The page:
Exchanging time for words

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Margaret Plevak | June 27, 2014

EAST TROY—Volunteering is touted as a way to fill a need and feel needed, to use a talent or to support a cause dear to the heart.  

Mia Emmerich discovered volunteering is also great for brushing up on her English.

Mia, 26, is a native of China. She and her husband, Gerry, were in East Troy recently, visiting her mother- and father-in-law, Signe and Gerald Emmerich.

Mia first met her husband in 2009, when he and his mother were part of a group of photographers touring Asia. Mia had been hired as a tour assistant, assigned to everything from lugging camera bags and tripods to serving as a photographer's model.

 “We didn't know any Mandarin, and she knew little English, but by the end of the trip, everybody called her 'Miss Sunshine' because she was so friendly, always had a smile, never complained about anything,” Signe said of her daughter-in-law.

Shortly after the trip, Gerry moved to Hong Kong, where he taught math and science and studied Mandarin.

Mia, meanwhile, enrolled in an English language school. More and more, her employers at an investment firm and hotel where she worked wanted someone who knew English in order to handle their international clientele.

“Mia was living in Shenzhen in mainland China, and I was in Hong Kong,” Gerry said. “We started meeting together on weekends. It was maybe an hour, door-to-door traveling time.”

 “When we saw her again in 2010, it was like night and day,” Signe said. “She could carry on a wonderful conversation.”

Mia and Gerry got married and the couple made a few visits back to Wisconsin, where Gerry began training to become a pilot.

Mia took to Wisconsin, exchanging her Chinese name of Bai Hui Lin for something a little more Americanized. She traveled the state and surrounding areas. But on her fourth, most recent visit, she wanted to do more than sightsee.

She wanted to try out her English on strangers.

She turned to Patti O'Brien at Volunteer Connections in Elkhorn, who helped her try a range of volunteering activities, including working at the East Troy Library, assisting at a local blood drive, and even giving a presentation about the Chinese New Year at the Kiwanis Manor in East Troy. Mia settled on the Elkhorn Food Pantry.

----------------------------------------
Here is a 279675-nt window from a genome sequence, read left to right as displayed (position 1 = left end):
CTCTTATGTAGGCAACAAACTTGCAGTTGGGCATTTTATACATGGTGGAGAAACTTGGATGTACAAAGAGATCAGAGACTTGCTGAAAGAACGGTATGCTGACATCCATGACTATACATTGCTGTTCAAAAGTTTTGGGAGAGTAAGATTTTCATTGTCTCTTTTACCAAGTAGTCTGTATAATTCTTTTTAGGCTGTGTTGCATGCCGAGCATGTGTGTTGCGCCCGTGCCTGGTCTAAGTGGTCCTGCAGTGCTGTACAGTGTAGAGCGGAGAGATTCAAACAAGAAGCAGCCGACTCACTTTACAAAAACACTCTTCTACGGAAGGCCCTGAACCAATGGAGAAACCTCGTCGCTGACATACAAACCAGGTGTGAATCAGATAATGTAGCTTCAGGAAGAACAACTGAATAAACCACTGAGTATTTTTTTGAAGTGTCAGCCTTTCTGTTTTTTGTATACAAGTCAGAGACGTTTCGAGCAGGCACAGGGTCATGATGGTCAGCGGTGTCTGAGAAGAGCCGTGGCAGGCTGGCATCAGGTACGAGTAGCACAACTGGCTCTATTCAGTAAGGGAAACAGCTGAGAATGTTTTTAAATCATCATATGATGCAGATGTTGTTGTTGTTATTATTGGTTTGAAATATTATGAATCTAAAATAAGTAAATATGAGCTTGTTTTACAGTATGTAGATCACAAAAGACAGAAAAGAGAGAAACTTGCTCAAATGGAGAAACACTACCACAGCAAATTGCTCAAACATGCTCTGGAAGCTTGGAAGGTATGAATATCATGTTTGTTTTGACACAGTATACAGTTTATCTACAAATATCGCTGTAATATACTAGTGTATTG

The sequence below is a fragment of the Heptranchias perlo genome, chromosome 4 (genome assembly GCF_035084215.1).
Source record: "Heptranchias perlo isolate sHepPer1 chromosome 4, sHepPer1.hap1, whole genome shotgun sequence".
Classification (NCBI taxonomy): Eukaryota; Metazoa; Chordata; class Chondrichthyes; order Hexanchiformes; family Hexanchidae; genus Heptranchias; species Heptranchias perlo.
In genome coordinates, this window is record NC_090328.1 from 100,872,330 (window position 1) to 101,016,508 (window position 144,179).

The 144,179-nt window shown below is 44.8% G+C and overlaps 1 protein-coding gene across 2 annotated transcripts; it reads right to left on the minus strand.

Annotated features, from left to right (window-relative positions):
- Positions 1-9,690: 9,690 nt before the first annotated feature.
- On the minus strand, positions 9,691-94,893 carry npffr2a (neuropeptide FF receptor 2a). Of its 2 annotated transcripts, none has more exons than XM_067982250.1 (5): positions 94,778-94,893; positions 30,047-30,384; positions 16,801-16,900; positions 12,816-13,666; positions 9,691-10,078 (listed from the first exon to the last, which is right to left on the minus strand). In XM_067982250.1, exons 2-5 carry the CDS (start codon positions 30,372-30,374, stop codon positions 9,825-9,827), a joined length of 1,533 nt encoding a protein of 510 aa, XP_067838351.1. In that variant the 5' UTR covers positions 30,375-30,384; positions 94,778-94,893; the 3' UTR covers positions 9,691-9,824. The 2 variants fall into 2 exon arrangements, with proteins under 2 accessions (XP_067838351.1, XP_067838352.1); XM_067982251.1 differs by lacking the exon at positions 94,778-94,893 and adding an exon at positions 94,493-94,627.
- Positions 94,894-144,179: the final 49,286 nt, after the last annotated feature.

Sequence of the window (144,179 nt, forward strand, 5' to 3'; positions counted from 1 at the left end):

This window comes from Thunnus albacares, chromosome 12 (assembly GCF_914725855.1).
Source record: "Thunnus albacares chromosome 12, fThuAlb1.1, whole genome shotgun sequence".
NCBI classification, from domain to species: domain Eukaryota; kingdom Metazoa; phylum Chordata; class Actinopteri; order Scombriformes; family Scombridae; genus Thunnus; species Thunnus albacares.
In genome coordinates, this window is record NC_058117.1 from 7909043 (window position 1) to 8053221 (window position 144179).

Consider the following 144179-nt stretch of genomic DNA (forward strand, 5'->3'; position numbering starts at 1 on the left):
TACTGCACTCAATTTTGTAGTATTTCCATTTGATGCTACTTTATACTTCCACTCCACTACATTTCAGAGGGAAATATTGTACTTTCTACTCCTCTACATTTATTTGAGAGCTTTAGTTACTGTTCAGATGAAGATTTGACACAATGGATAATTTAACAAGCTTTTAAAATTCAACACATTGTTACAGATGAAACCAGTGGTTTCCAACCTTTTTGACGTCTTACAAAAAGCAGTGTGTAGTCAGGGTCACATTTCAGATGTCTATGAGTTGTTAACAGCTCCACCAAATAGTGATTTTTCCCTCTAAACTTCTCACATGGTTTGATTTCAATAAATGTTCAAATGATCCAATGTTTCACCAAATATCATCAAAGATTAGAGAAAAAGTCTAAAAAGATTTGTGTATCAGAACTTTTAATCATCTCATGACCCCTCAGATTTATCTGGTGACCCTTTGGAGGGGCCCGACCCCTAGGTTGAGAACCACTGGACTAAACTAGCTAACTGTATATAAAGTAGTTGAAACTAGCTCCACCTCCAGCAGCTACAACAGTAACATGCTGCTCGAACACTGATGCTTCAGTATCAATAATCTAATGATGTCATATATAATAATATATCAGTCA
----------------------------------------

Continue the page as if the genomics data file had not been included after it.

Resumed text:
“When Mia came to me, she wanted to be kept as busy as possible,” O'Brien said. “Mia has a warm personality and is willing to pitch in when needed. She is a quick learner and was a great asset to the pantry.”

Mia said she enjoyed the interaction from people at the pantry. Coming from Shenzhen, a city in China with 20 million people, she found the contrast amazing.

“Here people are really easy to talk to, they'll say hi and talk about the weather,” she said.  
Besides being impressed by their friendliness and compassion, Mia liked the fact that Walworth County residents are concerned with nature.

“Everybody tries to protect animals,” she said. “Everybody here has a birdhouse, and (Signe) puts cotton out in the trees for the birds to build nests. Everybody has a mind to do this. This make me feel warm.”

Mia even worked English lessons into her recreational time.

“We signed up for a family membership and Mia took swimming lessons at the Lake Geneva YMCA,” Signe said. “Mia would go on Saturday and Sunday for the whole weekend, all day on her own. She was playing basketball with the kids and making a lot of friends. She'd come home and tell us who she met.”

Used to the plenitude of subways, buses and trains in Hong Kong, where she and Gerry now live, Mia admitted the only thing she didn't particularly like about her stay in East Troy was having to rely on rides, since she can't drive.

Mia and Gerry flew back to Hong Kong last month, but plan to return to America by the end of the year, perhaps settling in Colorado where Gerry will finish flight school. Mia said she'd like to run an import-export business.

Gerald and Signe Emmerich, always interested in travel, have come to see another side of the world through their daughter-in-law.

“There are over a hundred cities of a million or more people in China. There are only half a dozen such cities in the United States,” Gerald said. “Most people in the United States never heard of Shenzhen or know what the city is all about. There are hundreds of places like that in China that we know nothing about, all with very different cultures and histories “

“It's funny how the world is so tied together now,” Signe said. “You can talk easily on the phone or Skype or use Facebook.”

“Before I met Gerry, I felt oh, my gosh, Shenzhen is so big, this world is so big,” Mia said, smiling. “But after I've been married to him, I think this world is too small. It takes us 15 hours to get to another country across the Pacific Ocean. It isn't that far.”

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